The Oxfordshire Archaeological Society's report for 1930, quotes from the 'Surrender and Pension list of November 17th, 1539 (Dissolution of Religious Houses with less annual income than £200) that 'Juliana Pope (alias Deddington), Benedictine nun of Godstowe' had a pension of £6.13.4. assigned to her, and she was still on the pension list in 1556.

Sir William Scroggs, the other great lawyer of Deddington, has left a less fragrant memory. A short biographical account is given of him in Marshall's 'Notes.'

'In 1623, there was born at Deddington, of parents belonging to the town, one who rose to a high place, but of whom Bishop Burnet observes, in the History of his own Time, that he was "a man more valued for a good readiness in speaking well, than either for learning in his profession, or for any moral virtue." Sir William Scroggs, who became Chief-Justice in 1678, was first at Oriel and Pembroke Colleges, and took his degree as M.A., and afterwards became an officer in the King's Services. He was originally intended for holy orders, but he entered upon the study of the law as a member of Gray's Inn, and at length obtained the post just mentioned. While he was at the head of the King's Bench, the trials of the supposed conspirators in the Popish Plot took place. In the first year's trials at which he presided, to use again an expression of Bishop Burnet, "he set himself, even with indecent earnestness, to get the prisoners to be always cast." But in the second year when the queen's interests were at stake, at the trial of Wakeman and the three priests, "he summed up very favourably for the prisoners, contrary to his former practice." In 1680 he was impeached by the Commons for high treason ; but the matters alleged against him were only misdemeanours, and the impeachment was rejected...The following year, however, he was dismissed from his high office ; after which he retired to his estate at Weald

Hall, near Brentwood, in Essex, where he died in 1683......The

family of Scroggs (written 1879) is represented in Deddington by Mr. John Scroggs, of the Horsefair.'

A painting of Sir William Scroggs is in the National Portrait Gallery of London.

The Oxfordshire Gazetteer (1852) says of Scroggs—'his father was a tradesman in the town and is by some said to have been a butcher.' It quotes Dean Swift's verdict of Scroggs, which was severe :—"I have read somewhere of an Eastern king who put a judge to death for an iniquitous sentence, and ordered his hide to be stuffed into a cushion, and placed upon the tribunal for the son to sit on, who was preferred to the father's office. I fancy such a memorial might not have been useless to a son of Sir William Scroggs, and both he and his successors would often wriggle in their seats as long as the cushion lasted."

Lawyers seemed to have flourished in the place, several practising at one time as evidenced by the directories. In 1791-2 under heading 'Attorneys' are John Appletree, Samuel Churchill and Thomas Fidkin. Hants Directory for 1846 gives the names of John Churchill, Samuel Field, William Henry Hitchcock and John Francis Lamb. In 1852 all these are still in business with the exception of J. F. Lamb and the addition of C. Duffell Faulkner and one Kinch, taken into partnership by W. H. Hitchcock.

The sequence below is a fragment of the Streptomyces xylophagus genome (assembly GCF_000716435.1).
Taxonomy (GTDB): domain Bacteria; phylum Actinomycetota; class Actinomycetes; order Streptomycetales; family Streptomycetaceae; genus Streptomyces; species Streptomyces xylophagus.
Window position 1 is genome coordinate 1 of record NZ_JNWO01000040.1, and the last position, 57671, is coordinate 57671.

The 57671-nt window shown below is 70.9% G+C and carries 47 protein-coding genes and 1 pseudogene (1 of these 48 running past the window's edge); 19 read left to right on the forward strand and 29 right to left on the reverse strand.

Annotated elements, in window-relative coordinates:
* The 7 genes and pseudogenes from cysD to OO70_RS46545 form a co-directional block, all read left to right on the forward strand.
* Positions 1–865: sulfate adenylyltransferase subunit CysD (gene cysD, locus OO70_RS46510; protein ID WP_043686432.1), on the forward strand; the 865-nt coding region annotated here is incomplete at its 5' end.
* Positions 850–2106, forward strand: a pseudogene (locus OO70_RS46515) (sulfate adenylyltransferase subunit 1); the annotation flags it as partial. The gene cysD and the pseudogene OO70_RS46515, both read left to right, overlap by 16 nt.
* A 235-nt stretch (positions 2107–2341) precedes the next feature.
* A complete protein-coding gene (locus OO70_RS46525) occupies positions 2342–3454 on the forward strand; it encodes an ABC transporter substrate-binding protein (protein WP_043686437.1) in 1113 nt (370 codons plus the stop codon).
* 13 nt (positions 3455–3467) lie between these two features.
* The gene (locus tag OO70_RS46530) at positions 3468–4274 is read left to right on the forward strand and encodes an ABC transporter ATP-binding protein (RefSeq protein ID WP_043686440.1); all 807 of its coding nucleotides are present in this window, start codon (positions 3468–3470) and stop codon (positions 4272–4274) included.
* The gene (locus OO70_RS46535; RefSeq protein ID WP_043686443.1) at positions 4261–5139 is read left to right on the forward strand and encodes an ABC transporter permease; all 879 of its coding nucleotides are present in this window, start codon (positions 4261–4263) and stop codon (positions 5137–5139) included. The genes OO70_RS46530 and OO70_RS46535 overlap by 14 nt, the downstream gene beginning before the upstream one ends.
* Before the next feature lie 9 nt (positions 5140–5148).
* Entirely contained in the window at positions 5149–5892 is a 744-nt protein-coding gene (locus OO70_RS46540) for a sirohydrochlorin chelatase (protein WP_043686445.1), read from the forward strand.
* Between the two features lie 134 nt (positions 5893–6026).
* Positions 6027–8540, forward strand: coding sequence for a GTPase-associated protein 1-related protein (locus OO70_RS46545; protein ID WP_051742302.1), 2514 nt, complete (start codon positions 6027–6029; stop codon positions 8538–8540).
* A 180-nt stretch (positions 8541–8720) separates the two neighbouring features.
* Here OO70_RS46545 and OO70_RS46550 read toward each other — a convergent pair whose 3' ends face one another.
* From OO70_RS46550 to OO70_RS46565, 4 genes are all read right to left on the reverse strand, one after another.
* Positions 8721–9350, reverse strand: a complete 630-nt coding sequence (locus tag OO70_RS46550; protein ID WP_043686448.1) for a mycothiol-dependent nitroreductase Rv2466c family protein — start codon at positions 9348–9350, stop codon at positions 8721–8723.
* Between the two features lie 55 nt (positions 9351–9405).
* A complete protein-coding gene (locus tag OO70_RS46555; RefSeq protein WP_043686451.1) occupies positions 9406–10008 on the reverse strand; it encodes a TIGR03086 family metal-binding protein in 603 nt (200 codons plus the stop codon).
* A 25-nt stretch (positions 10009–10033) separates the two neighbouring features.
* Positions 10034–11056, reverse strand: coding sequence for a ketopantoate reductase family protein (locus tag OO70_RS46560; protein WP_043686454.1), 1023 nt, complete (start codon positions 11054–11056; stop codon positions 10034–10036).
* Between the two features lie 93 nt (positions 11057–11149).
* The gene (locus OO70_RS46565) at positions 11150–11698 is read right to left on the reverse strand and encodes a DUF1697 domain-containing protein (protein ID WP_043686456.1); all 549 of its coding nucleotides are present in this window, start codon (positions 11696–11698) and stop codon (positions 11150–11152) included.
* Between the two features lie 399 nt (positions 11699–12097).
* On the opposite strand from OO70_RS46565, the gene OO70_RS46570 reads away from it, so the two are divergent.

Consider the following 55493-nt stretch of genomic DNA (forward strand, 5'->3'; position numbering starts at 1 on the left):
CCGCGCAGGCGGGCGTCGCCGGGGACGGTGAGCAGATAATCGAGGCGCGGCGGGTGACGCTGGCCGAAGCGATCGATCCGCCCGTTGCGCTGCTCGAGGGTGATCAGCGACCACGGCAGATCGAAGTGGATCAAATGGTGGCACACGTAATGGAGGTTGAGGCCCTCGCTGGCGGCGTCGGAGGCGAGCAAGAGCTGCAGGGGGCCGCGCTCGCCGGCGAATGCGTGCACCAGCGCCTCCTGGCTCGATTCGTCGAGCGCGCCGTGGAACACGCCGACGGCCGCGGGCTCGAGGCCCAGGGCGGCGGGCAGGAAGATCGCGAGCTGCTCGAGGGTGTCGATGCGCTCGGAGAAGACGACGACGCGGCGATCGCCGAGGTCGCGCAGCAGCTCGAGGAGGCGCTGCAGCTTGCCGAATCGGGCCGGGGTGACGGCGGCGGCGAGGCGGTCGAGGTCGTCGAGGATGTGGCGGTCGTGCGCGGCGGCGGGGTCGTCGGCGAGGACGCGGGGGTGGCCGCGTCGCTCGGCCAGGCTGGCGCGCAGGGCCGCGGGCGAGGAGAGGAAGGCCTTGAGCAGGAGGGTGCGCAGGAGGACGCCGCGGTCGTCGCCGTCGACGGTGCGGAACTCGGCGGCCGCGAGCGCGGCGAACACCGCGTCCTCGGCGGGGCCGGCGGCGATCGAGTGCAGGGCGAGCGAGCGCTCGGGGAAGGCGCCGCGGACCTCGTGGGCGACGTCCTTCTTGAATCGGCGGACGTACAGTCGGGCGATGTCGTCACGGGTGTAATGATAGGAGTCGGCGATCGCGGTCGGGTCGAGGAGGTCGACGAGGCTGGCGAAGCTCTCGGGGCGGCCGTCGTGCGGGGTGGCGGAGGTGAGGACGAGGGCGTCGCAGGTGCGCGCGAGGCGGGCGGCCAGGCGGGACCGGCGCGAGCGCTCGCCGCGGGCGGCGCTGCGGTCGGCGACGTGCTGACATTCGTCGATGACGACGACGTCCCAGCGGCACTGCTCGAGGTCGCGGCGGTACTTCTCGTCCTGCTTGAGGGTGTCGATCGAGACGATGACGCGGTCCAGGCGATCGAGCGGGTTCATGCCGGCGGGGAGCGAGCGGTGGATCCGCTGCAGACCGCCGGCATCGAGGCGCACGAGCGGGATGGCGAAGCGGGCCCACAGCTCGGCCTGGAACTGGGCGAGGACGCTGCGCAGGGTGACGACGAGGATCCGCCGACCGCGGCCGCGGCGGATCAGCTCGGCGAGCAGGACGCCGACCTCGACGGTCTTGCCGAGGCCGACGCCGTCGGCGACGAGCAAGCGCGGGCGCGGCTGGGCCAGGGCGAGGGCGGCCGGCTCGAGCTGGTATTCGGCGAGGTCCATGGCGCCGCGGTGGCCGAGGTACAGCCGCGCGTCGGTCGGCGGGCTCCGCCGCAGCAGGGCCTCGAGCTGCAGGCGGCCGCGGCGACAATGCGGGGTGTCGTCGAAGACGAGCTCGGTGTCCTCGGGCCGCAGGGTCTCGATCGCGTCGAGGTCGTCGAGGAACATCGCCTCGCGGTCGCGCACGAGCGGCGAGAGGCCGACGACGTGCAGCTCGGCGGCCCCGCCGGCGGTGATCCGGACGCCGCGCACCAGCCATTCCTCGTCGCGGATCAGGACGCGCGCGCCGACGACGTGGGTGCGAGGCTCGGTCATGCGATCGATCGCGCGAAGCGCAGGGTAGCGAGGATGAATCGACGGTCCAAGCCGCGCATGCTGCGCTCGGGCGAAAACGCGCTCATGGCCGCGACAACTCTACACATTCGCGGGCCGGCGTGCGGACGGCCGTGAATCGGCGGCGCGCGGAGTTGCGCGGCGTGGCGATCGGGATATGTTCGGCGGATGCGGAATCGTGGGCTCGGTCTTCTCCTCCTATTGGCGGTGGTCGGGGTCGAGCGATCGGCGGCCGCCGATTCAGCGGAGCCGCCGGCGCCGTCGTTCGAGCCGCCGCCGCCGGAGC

Coroner Churchill lived in New Street at Ilbury House ; lawyers otherwise lived by preference, when they could, at the Hermitage, Market Square, which was of course very central. Mr. Samuel Field, clerk to the magistrates of North Wootton Hundred, is still remembered by Mr. Thomas Smith (of Messrs. Stockton, Sons and Fortescue whose offices are opposite) as a very legal figure issuing in dignified manner from its doorway. Lawyer Kinch resided first in the Manor Farm (since rebuilt) and afterwards at the Hermitage, where Lawyer Coggins lived later. Mr. C. Duffell Faulkner, Solicitor, dwelt first at 'Gegg's Hook' by Deddington cross roads, and then removed to Hudson's Lane, named it is true after the Hudson who gave the church clock, but ever famous for Faulkner's residence and museum at 'the Priory' which he rebuilt.

As antiquarian and collector he earns respectful comment from contemporary writers. The museum of local curiosities which he collected—pre-historic and of every period—were on show in the roomy upper part of the house to which admission was free, Mr. Faulkner having no other object but to interest others in his valuable hobby. At his death the collection was dispersed to various London museums, but some fine fossils—notably a huge ammonite—gargoyles and other relics, still adorn the little garden and grotto opposite his old house, which also contains inside and out, various small sculptures, from angels to grotesques, evidence of his ruling passion.

Law is early linked with education in Deddington by the proposal of Sir Thomas Pope to establish a School. Marshall quotes an agreement with Trinity College, dated 1555, relating to the intended foundation of a free Grammar School, stating that "The said president, fellowes and schollers, shall yerely for evermore give and pay unto one hable person, well and sufficiently lerned and instructed in gramer and humanitie, which shall be Schole Master of and at a frescole, to be called Jhesus Scole, of the foundation of the said Sir Thomas Pope, to be erected at Dedington in the said countie of Oxon, and to teach children gramer and humanitie there frely, for his yerely salarye and wages XX marks, of good and lawfull money ; and to one other hable and lerned person in gramer to be Usher within the said frescole yerely viij of good and lawfull money, to teache children likewise ther frely."